Market Update – February 2022

It’s hard to believe it’s now almost two years since we were sharing with you our views on what was happening in markets following the outbreak of Covid-19 early in 2020.

Investors have had a lot thrown at them in the period since but those of you who didn’t panic and remained invested benefited from a sharp recovery in the value of your investment portfolios.  However, we are now faced with inflation worries and can add the Russian invasion of Ukraine which, aside from the likelihood of human suffering, poses geopolitical dangers for the West.

Clearly, it is a fast-moving situation which could change very quickly but, at the time of writing, Russia’s military has launched air and missile attacks across Ukraine as well as land incursions in some areas. This followed Vladimir Putin’s formal recognition of the independence of the breakaway republics in Eastern Ukraine and their request for military support.

So far, the West has responded by imposing several targeted sanctions and Germany has halted the certification process for Nord Stream 2, the new pipeline intended to carry Russian gas to European consumers. However, much more punitive sanctions are likely to be announced in the coming days and NATO will probably reinforce its eastern flank with an increased military presence in countries like Romania, Poland, and the Baltic States.

In terms of the market response, we asked some of our trusted investment partners for commentary we can share with you.  

Quilter Cheviot Investment Management are not surprised we have witnessed sharp falls in global stock markets.  While commodity prices have risen significantly, oil and gas safe havens are in demand, with gold and government bond prices rising – especially inflation-linked.

Volatility is likely to continue in the coming days, though history does give us some comfort that markets should eventually look beyond these geopolitical concerns and recover. During the Crimean annexation of 2014, investors experienced some volatility, but global equities soon resumed their upward trend as the crisis subsided. Going back further, global markets had a difficult time in the run up to the US-led invasion of Iraq but bottomed about a week before the troops went in and spent the rest of the year going up steadily. And even further back, there was a big fall in markets during the Iraqi invasion of Kuwait in August 1990 when the oil price doubled but markets soon stabilised afterwards. Clearly, all geopolitical events are different and this one is serious, but we are confident that markets will bounce back once tensions subside.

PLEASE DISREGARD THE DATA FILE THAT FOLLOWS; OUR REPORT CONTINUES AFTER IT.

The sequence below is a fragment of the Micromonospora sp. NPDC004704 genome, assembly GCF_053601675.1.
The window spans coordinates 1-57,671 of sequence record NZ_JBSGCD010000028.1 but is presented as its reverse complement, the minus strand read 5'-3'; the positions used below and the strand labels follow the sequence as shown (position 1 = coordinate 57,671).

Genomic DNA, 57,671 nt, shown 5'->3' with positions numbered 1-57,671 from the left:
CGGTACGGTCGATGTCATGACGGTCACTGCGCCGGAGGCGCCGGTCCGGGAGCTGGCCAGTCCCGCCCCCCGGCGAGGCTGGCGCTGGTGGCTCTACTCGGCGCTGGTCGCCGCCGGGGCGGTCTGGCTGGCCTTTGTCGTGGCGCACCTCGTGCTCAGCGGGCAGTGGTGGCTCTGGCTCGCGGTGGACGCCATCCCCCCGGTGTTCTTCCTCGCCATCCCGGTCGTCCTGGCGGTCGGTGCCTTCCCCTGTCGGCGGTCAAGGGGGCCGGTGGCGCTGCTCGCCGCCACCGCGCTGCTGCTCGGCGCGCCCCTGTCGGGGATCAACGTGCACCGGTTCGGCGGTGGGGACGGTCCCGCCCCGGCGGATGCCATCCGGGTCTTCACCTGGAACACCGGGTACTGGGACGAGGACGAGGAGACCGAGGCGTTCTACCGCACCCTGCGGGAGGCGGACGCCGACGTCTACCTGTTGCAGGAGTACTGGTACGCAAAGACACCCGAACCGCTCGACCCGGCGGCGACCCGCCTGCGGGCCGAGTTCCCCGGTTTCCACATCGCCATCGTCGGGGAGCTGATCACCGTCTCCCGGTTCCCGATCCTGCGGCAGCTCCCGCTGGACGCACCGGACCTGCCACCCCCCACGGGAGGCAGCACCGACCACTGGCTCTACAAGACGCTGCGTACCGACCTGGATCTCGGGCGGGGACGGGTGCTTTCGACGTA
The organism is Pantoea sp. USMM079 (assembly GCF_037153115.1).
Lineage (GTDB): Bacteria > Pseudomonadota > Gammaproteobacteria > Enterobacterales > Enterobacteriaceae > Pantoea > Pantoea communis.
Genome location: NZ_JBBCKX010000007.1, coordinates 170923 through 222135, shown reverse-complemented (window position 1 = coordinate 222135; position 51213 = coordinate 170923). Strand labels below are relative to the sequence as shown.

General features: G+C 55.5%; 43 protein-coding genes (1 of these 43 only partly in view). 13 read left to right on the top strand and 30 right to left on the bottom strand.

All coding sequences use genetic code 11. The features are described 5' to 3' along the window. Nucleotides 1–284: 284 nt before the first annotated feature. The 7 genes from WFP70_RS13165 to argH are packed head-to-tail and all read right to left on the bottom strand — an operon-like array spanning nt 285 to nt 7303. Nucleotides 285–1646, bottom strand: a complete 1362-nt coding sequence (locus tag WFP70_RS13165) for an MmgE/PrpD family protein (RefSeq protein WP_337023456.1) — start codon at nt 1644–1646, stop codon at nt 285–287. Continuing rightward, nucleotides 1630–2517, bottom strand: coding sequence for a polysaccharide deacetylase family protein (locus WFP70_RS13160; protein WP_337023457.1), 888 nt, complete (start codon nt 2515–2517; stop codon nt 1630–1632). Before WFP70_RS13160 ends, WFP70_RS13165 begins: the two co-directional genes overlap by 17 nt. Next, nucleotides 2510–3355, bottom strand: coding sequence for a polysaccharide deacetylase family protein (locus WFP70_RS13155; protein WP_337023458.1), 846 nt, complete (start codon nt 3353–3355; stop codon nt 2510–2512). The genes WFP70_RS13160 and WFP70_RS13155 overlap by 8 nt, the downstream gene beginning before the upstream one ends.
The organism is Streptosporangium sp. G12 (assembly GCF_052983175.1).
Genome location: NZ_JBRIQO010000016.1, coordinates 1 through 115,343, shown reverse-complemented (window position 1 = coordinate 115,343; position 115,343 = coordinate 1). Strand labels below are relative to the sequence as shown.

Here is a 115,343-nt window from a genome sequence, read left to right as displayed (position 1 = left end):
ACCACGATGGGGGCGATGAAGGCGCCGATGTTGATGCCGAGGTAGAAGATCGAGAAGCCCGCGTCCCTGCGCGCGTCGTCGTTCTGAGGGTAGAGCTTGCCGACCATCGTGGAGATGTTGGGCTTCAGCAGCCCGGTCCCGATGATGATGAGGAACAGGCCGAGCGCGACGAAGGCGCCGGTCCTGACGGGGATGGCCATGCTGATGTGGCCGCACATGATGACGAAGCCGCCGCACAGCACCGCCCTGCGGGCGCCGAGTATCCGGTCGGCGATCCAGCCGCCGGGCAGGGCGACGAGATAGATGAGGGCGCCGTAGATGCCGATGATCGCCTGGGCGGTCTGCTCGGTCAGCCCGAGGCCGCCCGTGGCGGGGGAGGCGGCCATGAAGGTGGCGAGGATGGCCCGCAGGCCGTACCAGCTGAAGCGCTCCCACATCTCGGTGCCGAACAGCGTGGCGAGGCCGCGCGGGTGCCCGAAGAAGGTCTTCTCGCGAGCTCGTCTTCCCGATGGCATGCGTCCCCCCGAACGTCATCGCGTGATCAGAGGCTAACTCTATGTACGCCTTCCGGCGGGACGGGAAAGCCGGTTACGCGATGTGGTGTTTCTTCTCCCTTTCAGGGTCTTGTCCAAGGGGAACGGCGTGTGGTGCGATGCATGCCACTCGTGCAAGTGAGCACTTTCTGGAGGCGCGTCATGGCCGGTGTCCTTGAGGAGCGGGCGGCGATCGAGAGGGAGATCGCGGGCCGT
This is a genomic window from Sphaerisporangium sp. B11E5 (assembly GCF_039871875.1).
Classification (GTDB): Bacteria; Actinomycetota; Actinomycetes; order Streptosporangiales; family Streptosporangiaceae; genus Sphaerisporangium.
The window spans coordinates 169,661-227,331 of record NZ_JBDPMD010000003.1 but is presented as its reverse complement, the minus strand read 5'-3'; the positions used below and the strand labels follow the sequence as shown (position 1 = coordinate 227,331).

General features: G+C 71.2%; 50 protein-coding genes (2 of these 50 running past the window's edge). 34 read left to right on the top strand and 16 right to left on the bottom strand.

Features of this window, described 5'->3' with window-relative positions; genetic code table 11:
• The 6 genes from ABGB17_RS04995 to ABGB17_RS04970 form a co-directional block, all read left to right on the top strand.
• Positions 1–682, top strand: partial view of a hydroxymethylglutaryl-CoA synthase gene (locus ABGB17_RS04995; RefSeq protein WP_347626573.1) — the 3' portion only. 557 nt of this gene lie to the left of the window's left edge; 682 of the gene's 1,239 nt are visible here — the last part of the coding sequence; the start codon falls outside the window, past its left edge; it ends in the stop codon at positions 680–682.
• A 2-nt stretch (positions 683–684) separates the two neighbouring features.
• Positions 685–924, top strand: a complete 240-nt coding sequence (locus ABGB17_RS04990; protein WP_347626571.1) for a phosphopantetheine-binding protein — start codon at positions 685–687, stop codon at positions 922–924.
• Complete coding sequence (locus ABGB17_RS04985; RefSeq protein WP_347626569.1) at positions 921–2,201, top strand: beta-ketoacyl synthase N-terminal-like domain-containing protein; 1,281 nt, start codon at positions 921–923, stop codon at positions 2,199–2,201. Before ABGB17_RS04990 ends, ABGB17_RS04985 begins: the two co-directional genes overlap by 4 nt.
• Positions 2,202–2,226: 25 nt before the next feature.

Whilst it can be disconcerting to watch the value of your investments vary over the short term, history has also demonstrated that the overwhelming trend is for the value of investments to increase over the long term, with the effects of short-term volatility tending to be ‘smoothed out’, as illustrated in the graph below which shows the value of the MSCI World Index of shares between 1988 and 2022.

We are monitoring this situation closely and hearing from a range of industry experts to understand the impact as it evolves. Ultimately, we are keeping a close eye on any consequential impacts and given everything we know (while acknowledging the unknowable), it reinforces the benefits of a long-term, valuation driven approach. If anything changes, we’ll be sure to let you know, but for now we hope you find this touchpoint useful.

Our investment approach has always been to use well managed, highly diversified portfolios, invested across a variety of assets globally. Therefore, exposure to Russia and Ukraine within the investment funds we use is minimal. This diversified approach is effective to help mitigate risks and reduce impacts to your portfolio at times like these. This has proven to be the case in the past and we would expect the benefit of a diversified portfolio to be the same in the current situation.

For those of you who would want some more information please follow the link below where you will find updates from another two of our investment partners SEI and Blackrock.

Please note, clients may receive communication directly from their discretionary investment manager if their portfolio drops by 10% or more if they use this service.

As always, please don’t hesitate to contact us if you have any questions or issues.

Kind regards,
Jim Wilson, Managing Director

Jim Wilson

Jim Wilson

I have been in financial services for most of my working life and an Independent Financial Adviser for nearly 30 years. I look after a broad portfolio of mainly private clients and take pride in…